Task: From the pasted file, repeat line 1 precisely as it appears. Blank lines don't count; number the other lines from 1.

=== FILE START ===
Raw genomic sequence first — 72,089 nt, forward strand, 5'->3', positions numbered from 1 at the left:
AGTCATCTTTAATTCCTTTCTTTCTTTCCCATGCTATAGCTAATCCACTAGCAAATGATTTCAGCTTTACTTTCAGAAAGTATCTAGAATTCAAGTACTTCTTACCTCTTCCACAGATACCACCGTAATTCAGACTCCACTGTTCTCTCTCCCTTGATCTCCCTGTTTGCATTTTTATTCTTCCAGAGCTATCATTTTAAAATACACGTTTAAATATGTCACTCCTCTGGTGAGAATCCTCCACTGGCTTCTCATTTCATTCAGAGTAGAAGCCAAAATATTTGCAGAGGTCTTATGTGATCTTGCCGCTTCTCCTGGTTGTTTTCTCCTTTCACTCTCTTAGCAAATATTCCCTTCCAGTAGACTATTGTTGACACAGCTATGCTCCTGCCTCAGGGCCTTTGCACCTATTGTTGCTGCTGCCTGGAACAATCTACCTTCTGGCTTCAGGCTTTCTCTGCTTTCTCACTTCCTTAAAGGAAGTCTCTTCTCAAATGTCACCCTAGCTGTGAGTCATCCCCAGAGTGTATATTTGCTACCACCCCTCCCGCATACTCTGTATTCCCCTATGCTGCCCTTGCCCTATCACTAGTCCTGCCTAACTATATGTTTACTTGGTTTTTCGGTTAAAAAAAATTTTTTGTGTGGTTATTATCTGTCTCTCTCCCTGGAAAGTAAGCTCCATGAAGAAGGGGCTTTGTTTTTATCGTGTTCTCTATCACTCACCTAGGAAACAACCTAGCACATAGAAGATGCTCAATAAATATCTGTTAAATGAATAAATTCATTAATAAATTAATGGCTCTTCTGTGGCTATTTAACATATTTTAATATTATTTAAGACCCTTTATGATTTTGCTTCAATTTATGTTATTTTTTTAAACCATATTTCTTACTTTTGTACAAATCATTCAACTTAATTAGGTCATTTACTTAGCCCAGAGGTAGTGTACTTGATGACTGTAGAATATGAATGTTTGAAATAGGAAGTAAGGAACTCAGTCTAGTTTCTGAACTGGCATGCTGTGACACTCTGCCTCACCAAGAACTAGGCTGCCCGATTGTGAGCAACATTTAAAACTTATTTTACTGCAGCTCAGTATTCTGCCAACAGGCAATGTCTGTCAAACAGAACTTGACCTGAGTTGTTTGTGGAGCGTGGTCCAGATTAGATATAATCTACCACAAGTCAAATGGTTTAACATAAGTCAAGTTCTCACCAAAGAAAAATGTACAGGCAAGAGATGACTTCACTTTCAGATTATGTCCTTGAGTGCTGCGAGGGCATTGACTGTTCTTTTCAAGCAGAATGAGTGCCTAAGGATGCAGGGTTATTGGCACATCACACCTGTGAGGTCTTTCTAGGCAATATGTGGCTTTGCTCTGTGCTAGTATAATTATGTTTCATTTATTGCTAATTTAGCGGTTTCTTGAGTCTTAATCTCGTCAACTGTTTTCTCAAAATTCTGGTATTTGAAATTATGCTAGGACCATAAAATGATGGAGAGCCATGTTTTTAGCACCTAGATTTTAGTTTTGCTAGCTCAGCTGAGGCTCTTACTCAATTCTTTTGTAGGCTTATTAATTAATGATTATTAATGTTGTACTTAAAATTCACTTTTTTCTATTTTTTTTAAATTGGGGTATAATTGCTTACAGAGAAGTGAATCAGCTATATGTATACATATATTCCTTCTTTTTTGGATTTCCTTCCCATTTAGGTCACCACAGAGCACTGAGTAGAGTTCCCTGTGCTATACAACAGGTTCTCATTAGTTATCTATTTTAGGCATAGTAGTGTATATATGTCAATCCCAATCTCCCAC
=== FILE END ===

Raw genomic sequence first — 72,089 nt, forward strand, 5'->3', positions numbered from 1 at the left: